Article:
UNITED STATES V. BIEBUS'" .
only to affect credibility. Whart. on Ev. § 397. The tendency of courts and legislatures is now strongly in the -direction of the doctrine that all persons of sufficient intelligence should be accepted as competent to testify, leaving to the jury, and not to the court, the question of credibility. In the courts of the United States, as well as in those of many of the states, a defendant in a criminal case may now testify in his own behalf. If, however, a conviction of an infamous .crime is to be held to exclude a witness, it is clear that such conviction must be shown by the record. "The record," says Mr. Greenleaf, "is required as sole evidence of his guilt, no other proof being admitted of the crime, not only because of the great injustice of trying the guilt of a third person in a -case in which he is not a party, but, also, lest in the multipli·cation of the issues to be tried the principal case should be lost sight of and the administration of justice should be frustrated." 1 Greenl. Ev. § 372. "It is the judgment, and that only, which is rereived as the legal and conclusive evidence of the party's guilt, for the purpose of rendering him incompetent to testify. · '" · If the guilt of the party should be shown by oral evidence, and even by his own admission (though in neither of these modes can it be proved if the evi-dence be objected to) or by his plea of 'guilty,' which has not been followed by a judgment, the proof does not go to the competency of the witness, however it may affect his credibility." Id. § 375. 4. The record of a judgment in the state of Illinois by a court of that state, to be admitted in evidence here, must be attested in the manner provided by section 905 of the Revised Statutes, and the certificate must show that the person signing it as judge was, at the time of so signing, the judge, chief justice, or presiding magistrate of the court in which the judgment is of record. 5. Upon the question raised upon this motion as to what evidence may be received in corroboration of the testimony of a witness who is shown to be infamous, the authorities are not perfectly agreed. 1 am, however, prepared to accept, as .apvlicable here, the rule laid down by Chief Baron Joy in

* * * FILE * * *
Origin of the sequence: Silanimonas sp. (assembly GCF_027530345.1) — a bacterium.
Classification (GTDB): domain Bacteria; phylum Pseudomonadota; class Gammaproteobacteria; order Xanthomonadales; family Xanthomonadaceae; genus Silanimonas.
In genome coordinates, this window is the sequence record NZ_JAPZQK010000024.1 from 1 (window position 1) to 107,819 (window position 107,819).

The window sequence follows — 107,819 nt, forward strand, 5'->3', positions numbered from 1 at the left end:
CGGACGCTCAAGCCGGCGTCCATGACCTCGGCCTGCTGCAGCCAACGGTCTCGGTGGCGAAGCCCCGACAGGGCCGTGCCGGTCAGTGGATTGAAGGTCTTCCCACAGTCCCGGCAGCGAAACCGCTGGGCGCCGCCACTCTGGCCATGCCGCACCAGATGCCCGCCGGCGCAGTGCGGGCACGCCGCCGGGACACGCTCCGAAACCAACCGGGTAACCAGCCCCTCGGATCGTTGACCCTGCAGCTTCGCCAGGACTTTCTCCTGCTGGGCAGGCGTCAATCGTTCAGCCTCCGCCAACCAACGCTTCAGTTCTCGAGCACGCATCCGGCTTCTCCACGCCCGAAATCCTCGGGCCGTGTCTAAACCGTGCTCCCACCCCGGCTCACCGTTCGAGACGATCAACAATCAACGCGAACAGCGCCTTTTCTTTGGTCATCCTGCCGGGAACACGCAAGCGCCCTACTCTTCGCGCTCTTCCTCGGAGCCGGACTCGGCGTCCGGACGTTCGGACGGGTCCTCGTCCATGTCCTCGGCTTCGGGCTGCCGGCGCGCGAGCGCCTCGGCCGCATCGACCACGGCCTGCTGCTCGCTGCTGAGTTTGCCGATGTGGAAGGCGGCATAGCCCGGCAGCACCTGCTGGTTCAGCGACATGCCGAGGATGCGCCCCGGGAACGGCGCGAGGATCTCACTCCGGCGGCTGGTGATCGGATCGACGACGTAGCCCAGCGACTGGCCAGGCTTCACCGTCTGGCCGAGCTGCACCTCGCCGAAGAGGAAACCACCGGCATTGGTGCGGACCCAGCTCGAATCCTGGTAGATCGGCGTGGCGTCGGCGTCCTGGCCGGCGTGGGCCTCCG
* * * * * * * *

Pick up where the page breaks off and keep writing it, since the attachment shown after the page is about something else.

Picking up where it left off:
his work on the evidence of accomplices, pp. 98, 99, and which is as follows: "The confirmation ought to be in such and so many parts of the accomplice's narrative as may reasopably satisfy the jury that he is telling truth without restricting the confirmation to any particular points, and leaving the effect of such confirmation (which may vary in its effect according to the nature and circumstances of the particular case) to the consideration of the jury, aided in that consideration by the observations of the See 1 Greenleaf Ev. § 381, note 1. This is, I think, a safe and sound rule, with, perhaps, a single modification. The corroborating evidence should not be extended to such acts in the witness' narrative as are generally known, but should be confined to those matters which, whether in themselves material to conviction or not, are seen to be well calculated to strengthen and confirm the truth of his story.
(Di8trict Court, E. D. lffix88oun.
BANKHUPTcy-AsSIONEE-ALLowANcE Fon Sr·;nV[('ESAS AT'I'O!::"EY.-The
court in its discretion can allow an assignee in lmnkruvtcy additional compensation for his services as an attorney at law in the conduct of necess<try litigation for the preservation of til,; lJ:lnkrupt estate.
Motion to set aside extra allowance to an assignee in bankruptcy for services rendered as an attonuy at law. David Gold.,mith, assignee, in pC1'sona.. S. N. Holliday, for creditors. TREAT, J. The motion in this caso raiRes tlw legal question whether under any circumstances an assignee in bankruptcy can be allowed, by way of a,dditiorml compensation, any sum whatever for his services as attol'lley in the conduct of neces::;ary litigation for the pre,ervation of a bankrupt estate. 'fhe doctrine of trusts foruids the trustee to speculate for his own benefit, but leaves to the cllancellor to determine what the measure of his compensation should be. An assignee, with the consent of court, can have an attor-